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Teachers Should Not Friend Students, says KidSafe

Teachers Should Not Friend Students, says KidSafe

I am honored to be on the Board of Directors of KidSafe Foundation, a South Florida based non-profit dedicated to educating children and parents about the prevention of sexual abuse.  Below is the most recent KidSafe blog on the dangers of teachers “friending” students on Facebook.

To friend the teacher or not to friend the teacher, that is the question.

The school year is right around the corner and the safety of all children are on the forefront of our mind. We think its time for all parents to think about boundaries between students and their teachers. Teachers are in the position of role model for our children no matter what your children’s ages. In today’s world our children’s teachers are using  technology.  As technology is advancing  the age of our children using technology is getting younger.  Many teachers use technology in the classroom and your children need to be up to speed on the latest and greatest that is out there.

Children need to be 13 years of age to be on facebook, yet we all know children as young as 9 have their own pages. Children have a hard time understanding the consequences of their actions and friending ones teacher is just something a kid might do, just like they might friend a relative, an older cousin or their older brother’s friend.  From a child or teens perspective this is someone they see daily, feel connected to, and perhaps the teacher has encouraged the kids to be in touch via facebook to get questions answered or extra help.

It all sounds good, right? Wrong. Why?  Facebook is social media, a place where a teacher wears many hats. We are not even talking about impropriety here, we are talking about common sense privacy and professional boundaries. Do all teachers think to themselves before they post a picture or make a  comment – what will my 7th grade students think about this? Is it appropriate for your 6th grader to know t her teacher spent the weekend away with her boyfriend? (Nothing wrong with teacher spending weekend away – but is it necessary for your sixth grader to know how her teacher spends her weekend?)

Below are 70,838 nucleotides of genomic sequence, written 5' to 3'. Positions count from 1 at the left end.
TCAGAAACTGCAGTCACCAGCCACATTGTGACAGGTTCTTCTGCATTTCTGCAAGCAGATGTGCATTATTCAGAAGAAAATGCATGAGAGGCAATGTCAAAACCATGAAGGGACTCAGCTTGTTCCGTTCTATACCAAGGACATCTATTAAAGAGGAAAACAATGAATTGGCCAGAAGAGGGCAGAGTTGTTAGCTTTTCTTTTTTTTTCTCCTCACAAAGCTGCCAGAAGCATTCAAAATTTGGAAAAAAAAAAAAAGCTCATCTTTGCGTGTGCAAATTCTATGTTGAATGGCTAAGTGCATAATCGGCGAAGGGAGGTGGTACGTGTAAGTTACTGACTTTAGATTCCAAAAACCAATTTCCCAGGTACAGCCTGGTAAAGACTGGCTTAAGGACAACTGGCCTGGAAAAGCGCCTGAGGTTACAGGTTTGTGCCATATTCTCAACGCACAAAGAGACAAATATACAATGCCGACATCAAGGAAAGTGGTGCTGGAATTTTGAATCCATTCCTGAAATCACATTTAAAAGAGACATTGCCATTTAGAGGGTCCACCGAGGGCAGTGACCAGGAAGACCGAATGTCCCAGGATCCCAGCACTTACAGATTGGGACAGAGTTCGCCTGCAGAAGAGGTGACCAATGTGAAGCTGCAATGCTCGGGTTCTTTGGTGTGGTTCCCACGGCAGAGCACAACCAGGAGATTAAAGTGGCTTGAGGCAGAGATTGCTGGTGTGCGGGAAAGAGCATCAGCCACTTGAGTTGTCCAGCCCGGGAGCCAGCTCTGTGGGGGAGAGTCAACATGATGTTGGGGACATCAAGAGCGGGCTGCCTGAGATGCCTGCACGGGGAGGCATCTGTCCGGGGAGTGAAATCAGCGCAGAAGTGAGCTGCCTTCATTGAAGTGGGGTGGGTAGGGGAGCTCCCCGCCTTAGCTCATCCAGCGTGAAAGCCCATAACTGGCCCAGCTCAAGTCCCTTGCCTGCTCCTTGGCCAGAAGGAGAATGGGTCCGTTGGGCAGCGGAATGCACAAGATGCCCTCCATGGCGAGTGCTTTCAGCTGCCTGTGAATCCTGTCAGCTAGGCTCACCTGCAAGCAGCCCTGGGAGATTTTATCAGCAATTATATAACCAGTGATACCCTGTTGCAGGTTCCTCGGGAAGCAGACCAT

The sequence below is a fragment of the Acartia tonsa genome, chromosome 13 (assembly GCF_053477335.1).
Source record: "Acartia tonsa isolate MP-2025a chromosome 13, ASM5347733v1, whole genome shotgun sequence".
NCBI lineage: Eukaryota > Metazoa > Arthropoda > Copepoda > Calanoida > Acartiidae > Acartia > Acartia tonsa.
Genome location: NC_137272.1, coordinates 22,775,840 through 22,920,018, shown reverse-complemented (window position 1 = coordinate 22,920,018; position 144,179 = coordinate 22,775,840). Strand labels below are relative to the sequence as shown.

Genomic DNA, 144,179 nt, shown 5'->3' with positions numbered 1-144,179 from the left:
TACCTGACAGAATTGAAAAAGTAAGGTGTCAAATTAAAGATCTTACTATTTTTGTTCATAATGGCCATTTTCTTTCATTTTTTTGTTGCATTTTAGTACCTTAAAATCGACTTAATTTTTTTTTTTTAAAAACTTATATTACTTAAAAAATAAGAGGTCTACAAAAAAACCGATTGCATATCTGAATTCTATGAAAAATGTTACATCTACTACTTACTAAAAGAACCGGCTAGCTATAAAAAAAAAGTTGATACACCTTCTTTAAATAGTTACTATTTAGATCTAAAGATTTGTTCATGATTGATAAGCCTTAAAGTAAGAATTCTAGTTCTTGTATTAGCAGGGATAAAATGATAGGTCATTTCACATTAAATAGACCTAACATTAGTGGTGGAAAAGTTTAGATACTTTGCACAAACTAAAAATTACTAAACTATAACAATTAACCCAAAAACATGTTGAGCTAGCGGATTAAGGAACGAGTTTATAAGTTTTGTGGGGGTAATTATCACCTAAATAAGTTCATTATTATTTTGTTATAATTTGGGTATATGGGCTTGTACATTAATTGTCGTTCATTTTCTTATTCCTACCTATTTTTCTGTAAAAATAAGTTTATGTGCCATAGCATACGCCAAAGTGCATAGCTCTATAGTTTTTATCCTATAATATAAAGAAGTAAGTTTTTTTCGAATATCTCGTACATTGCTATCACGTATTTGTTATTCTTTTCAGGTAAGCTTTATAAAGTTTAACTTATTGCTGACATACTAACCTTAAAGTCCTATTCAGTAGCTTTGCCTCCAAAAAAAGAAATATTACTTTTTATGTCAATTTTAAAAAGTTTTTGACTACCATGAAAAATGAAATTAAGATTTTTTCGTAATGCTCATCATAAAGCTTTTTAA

In today’s complicated world it seems more and more teachers are crossing boundaries with students. Not a day goes by that we don’t see a news story about a teacher, coach, or other trusted adult molesting, sexting or other avenues of impropriety with a student through technology. Now if teachers are reading this… keep in mind (we are teachers too) and we believe that most teachers only have the best interests of their students in mind and would never cross an inappropriate boundary. But in this day and age there are many that do and are making unsafe choices and because of that we believe that teachers and students should NOT be friends on any social media web sites.

Our children are growing up in the digital age – less is more, faster is better and to catch our child’s attention teachers must be on the cutting edge of technology. But that doesn’t mean that the students understand what is in their own best interest. Many wouldn’t think twice about friending a teacher. It is the teachers that need to put in some thought, and recognize their professional role, and the risks they open themselves up to by friending students.

With that said, there are a myriad of options online for today’s teachers to reach out to their students without crossing professional boundaries, or perhaps mistakenly showing favoritism – by only friending certain students, etc. Teachers creating a class website reaching out to the whole class and parents too can be an effective form of communication and have tremendous benefit to our children.

Since there is still much to learn regarding Social Networking and professionalism – some School Boards in various states have created policy to address the issue. The solution: Teachers should not be “friends” with their students! They should be mentors, role models and guides for our children.

Teachers deserve to have a life. They have every right to post pictures, talk about their lives, whatever they want. But as the role model, mentor and guide – I don’t want my child to see it or be a part of it because when they do…they become a part of it too and that my “friend” is how the boundaries get blurred.

To learn more about KidSafe Foundation, click here.

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